“Historically, I don’t like it when I think somebody is being falsely accused or wronged,” Van Susteren said. “I’m an old criminal defense attorney. This one’s wrong, based on my experience. The facts I know are that this is not the Roger Ailes I’ve ever heard about or seen.”
She added that in all the years she’s been there, she has not heard anything like this—but if she had, she’d march right into Ailes’ office and confront him about it.
“People talk. You hear a lot, and I never heard this,” Van Susteren told Grove. “Frankly, I’ve got to tell you. You know me. I’m pretty bold. If I heard that, I’d probably say something to Roger. I haven’t anything to lose. If I didn’t do this, I’d go teach at law school. I’m not a wilting flower.”
Pirro, who’s known Ailes for years before she started working at Fox and is a former prosecutor and former judge, defended Ailes in an interview with People magazine.
“When I started working for him, it was a little different,” Pirro told People, continuing:
It was a little more distant because he was running Fox. He always had a smile on his face and always was a delight. I’m a huge fan of Roger Ailes, not just in terms of his personality and the man I never thought I would work for, but more than that. I think he’s a giant. I think he’s [sic] does stuff in media that people said he couldn’t. I have tremendous admiration for him.
Kiran Chetry, a former Fox News anchor, who went on to be a CNN anchor, also defended Ailes in a lengthy blog entry at The Huffington Post.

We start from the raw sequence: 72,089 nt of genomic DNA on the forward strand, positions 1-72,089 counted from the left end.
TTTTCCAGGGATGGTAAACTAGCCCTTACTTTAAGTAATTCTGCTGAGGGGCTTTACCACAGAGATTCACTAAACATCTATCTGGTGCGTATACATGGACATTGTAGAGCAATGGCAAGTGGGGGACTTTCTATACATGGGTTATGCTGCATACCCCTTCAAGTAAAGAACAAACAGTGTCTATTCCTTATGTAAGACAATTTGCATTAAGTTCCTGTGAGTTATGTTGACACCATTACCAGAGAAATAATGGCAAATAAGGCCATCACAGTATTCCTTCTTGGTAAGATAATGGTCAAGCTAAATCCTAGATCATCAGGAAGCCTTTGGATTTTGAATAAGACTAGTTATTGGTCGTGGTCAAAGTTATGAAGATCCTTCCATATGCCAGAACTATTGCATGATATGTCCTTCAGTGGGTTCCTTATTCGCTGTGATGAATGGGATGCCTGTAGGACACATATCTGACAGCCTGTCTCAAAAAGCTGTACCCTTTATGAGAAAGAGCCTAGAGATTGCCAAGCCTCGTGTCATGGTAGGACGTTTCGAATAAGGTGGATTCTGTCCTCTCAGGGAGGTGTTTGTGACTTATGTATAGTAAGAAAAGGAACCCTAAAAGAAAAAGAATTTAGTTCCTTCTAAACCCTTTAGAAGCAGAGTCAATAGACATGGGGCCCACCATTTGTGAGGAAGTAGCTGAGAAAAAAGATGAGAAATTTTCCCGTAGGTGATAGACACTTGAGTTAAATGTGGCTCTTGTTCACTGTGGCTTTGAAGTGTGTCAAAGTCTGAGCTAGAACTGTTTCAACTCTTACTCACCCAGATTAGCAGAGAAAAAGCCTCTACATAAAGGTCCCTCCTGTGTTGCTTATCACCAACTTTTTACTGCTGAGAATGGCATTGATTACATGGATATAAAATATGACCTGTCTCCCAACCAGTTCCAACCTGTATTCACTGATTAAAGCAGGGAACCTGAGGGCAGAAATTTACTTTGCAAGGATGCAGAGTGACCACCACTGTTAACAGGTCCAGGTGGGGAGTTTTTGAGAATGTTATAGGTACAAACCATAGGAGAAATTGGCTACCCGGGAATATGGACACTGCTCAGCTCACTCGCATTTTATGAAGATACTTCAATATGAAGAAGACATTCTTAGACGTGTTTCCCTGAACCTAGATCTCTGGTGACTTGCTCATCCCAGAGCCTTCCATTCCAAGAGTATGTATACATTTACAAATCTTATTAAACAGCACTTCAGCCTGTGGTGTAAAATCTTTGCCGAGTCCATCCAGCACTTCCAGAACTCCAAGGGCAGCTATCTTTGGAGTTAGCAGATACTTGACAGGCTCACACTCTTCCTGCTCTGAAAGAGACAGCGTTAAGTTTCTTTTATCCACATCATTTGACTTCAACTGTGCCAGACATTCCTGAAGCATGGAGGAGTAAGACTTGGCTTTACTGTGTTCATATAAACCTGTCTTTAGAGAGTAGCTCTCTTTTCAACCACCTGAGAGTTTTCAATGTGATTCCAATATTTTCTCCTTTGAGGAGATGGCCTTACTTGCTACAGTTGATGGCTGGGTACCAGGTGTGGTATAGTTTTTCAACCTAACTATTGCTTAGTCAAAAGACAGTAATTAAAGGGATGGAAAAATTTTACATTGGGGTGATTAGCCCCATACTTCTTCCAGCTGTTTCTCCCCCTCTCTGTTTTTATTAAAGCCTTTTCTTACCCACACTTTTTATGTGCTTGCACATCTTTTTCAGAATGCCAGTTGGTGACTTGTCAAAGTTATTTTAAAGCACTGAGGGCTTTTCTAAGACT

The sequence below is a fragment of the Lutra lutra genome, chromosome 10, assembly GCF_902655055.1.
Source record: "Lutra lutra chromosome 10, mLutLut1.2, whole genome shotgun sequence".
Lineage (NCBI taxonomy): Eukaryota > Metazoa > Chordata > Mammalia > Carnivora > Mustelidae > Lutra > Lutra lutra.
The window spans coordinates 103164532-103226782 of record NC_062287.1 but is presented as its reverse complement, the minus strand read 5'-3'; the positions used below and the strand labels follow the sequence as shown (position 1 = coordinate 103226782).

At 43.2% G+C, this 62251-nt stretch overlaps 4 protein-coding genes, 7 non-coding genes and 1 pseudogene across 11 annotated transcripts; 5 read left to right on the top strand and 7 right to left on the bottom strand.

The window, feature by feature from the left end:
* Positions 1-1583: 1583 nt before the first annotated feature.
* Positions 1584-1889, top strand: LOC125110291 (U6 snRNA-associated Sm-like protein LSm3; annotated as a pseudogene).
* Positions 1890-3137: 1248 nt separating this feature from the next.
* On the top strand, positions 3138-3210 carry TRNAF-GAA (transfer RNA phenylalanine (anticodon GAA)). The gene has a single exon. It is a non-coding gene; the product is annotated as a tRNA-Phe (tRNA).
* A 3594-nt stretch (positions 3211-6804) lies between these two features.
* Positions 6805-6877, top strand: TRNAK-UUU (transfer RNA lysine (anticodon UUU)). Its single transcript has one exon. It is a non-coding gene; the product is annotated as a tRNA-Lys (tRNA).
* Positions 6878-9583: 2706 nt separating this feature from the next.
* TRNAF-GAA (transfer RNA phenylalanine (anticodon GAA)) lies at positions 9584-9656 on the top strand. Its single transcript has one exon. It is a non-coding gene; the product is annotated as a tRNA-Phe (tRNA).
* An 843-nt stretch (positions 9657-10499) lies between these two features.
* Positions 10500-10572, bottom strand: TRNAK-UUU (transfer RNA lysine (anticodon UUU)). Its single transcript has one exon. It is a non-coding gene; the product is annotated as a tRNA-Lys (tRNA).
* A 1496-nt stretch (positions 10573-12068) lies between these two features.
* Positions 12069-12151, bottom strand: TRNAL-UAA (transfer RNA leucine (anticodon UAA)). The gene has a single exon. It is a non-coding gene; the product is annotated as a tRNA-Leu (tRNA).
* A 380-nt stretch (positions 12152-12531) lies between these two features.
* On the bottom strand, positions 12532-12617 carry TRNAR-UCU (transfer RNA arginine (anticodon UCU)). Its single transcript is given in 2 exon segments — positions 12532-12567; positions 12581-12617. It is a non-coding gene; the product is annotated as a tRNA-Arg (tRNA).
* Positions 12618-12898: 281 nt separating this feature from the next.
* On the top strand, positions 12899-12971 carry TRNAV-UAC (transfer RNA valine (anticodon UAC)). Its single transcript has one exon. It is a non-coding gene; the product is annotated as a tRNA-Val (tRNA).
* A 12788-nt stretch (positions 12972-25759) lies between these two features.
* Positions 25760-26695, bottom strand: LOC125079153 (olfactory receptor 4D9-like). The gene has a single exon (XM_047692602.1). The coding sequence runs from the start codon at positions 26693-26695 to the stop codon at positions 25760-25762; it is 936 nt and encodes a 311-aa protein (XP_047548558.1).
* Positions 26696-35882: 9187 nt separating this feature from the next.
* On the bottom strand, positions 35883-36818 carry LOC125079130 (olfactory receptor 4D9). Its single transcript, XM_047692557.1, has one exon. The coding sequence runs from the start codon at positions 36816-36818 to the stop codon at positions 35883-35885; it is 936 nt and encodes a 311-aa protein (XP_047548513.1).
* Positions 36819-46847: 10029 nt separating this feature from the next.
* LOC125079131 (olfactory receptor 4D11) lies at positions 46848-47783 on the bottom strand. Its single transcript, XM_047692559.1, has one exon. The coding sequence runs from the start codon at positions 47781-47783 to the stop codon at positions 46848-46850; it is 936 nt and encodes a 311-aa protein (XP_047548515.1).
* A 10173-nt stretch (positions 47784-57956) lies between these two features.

“I can’t speak for Gretchen since I wasn’t in the room obviously but I will tell you that I never felt uncomfortable around Roger Ailes,” Chetry wrote in a long piece that walks through how great an experience she had at Fox News while working with Ailes. She added:
And that’s the reason I’m speaking out. Because I think this situation points to a larger issue —which is that there are very real instances where people are or feel sexually propositioned or intimidated by those in positions of power and are too afraid to speak out. That is a fact. The flip-side is whenever someone is accused of sexually harassing or intimidating someone who works under them, they are as good as dead reputation-wise.
Guilfoyle, in her exclusive interview with Breitbart News, walked through how people inside Fox News that she has spoken with think this is all “curious timing,” and that scores of women she works with have said there is no basis in fact to the allegations against Ailes. Guilfoyle also said she believes there is a political motivation here—namely that the mainstream media, which by and large wants presumptive Democratic nominee Hillary Clinton to win the election in November, want to sideline Fox News and Ailes.